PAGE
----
By Isa Jones
By Mary Willson
By Brian Turk
By Drew AIles
By Taylor Boylston
By Bree Davies
By Emerald O'Brien
"When we started, we realized we were playing to a format," he concedes. "It's not an ideal format, but it's better than some in terms of exposing the world of music--so we decided to start off slowly in the hopes of evolving into something more adventurous. That was why we called it The Difference--because we wanted to be more adventurous than the affiliates themselves, in the hopes of pushing stations in better directions. But the stations weren't interested in being pushed. Their loyalty is ultimately to advertisers; their survival is dependent upon ad dollars. If Zima is spending money like water--which is what Zima tastes like, by the way--they're doing so because they want to target a particular audience. And anything that might be seen as unappealing to that particular audience is seen as dangerous--which is what we were."
As a result, various stations began demanding that Rundgren homogenize The Difference in ways that he was unwilling to even consider. "Essentially, it got to be where there were more and more cooks instead of fewer and fewer cooks. Things began to deteriorate seriously over the summer, and I finally just said enough is enough. I said, 'If I can't play a broader range of music--if I can't play jazz or Latin or Tex-Mex or zydeco or hip-hop or really heavy metal or anything that I feel like playing without garnering complaints, then fuck it.'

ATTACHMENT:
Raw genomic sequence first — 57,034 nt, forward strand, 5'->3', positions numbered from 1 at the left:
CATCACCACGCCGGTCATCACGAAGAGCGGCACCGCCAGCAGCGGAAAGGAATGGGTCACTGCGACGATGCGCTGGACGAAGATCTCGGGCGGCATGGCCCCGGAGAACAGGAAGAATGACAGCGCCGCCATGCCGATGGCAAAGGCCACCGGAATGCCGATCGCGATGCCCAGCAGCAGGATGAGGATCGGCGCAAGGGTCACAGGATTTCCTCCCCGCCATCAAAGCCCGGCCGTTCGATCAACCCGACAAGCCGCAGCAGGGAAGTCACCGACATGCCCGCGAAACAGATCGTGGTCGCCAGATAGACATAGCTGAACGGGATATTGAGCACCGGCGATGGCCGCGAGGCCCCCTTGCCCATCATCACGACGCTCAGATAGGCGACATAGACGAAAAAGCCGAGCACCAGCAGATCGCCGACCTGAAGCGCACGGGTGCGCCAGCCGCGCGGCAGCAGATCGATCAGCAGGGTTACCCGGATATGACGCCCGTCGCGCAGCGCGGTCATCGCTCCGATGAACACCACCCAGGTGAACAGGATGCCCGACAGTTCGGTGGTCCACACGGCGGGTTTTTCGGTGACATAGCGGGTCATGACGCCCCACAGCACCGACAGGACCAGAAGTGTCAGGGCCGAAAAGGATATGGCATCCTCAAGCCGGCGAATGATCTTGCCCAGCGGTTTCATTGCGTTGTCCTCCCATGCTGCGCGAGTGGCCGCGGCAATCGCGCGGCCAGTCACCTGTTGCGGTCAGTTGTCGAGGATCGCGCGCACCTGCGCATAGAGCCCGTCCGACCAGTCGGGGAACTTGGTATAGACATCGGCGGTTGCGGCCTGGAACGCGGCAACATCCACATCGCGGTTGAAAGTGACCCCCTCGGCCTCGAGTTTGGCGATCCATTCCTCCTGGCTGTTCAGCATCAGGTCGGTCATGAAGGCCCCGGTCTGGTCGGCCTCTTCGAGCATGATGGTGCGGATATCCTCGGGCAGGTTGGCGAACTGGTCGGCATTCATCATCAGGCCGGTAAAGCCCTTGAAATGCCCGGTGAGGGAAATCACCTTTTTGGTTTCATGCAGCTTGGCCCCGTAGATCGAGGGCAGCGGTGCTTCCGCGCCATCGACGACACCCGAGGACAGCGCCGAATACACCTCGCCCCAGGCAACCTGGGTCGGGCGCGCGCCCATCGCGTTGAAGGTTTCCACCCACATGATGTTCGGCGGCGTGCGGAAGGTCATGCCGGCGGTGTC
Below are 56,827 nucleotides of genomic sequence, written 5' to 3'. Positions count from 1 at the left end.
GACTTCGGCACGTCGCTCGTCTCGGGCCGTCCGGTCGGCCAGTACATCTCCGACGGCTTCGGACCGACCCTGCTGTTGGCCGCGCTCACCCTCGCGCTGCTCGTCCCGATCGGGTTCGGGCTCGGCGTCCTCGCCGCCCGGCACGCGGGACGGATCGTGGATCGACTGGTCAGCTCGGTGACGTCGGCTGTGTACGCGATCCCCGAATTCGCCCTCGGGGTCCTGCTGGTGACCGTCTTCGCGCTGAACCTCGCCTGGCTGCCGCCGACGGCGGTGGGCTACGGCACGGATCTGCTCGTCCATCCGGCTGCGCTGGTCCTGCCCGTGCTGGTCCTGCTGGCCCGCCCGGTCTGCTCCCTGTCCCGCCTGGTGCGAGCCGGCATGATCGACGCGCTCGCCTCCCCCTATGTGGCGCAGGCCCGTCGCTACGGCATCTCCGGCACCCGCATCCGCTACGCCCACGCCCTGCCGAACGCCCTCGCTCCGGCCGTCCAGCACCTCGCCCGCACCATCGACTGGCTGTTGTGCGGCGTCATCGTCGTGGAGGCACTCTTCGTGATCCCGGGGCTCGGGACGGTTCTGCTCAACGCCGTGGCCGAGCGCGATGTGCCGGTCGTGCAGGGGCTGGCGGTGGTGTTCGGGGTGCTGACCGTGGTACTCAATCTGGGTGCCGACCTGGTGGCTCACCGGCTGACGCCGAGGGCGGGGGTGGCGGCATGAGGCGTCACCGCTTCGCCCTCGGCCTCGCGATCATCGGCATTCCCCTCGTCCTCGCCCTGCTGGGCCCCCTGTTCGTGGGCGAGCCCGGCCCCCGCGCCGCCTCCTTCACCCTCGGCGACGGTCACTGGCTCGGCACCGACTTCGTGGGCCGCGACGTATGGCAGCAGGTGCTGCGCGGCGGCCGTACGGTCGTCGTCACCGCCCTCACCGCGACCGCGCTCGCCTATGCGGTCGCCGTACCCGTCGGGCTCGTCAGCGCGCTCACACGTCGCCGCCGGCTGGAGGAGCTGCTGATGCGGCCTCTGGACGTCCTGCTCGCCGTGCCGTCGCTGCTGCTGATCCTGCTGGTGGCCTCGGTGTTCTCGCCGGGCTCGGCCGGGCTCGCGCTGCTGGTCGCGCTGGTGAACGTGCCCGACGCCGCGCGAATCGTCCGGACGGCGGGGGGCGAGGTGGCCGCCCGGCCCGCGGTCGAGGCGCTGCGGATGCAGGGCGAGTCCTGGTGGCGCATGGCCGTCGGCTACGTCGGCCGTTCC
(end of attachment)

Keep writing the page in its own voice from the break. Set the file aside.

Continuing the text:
"In the end, I refused to be dragged around by parochial local concerns," he adds. "And it's those concerns that are already killing any potential that Triple-A might have had. Nobody stuck with the format long enough to peel off the smart, younger audience that should have been interested in it. Instead, they began regurgitating the same old things. They figured that people were less interested in something that might have broadened their views than they were in Bad Company--or in Hootie & the Blowfish, which is just plain old dreck. That represents the complete antithesis of what I wanted to do. So if the syndicator wants to keep the show going, he'll have to do it without me."
Don't shed any tears for Rundgren over this disappointment, though; he's so enthusiastic about his Internet project, which he hopes to put into operation during the first quarter of 1997, that he's already put his association with The Difference behind him. He claims not to know what challenge he'll tackle once his computer-generated storefront has opened, but he's certain that something will present itself to him before long.
"I have a short attention span, which tends to be a symptom of younger people," says Rundgren. "As people get older, they usually narrow down their range and start to focus in on certain things. They start to be less open to newer and more radical things and stick to more of a core of set ideas--mostly, I think, because your brain starts to hurt after a while and you just want it to stop. But I've gotten used to the constant racket." He laughs. "In fact, I kind of like it."
Todd Rundgren. 9 p.m. Saturday, November 30, Ogden Theatre, 935 East Colfax, $18.50, 830-2525 or 1-800-444-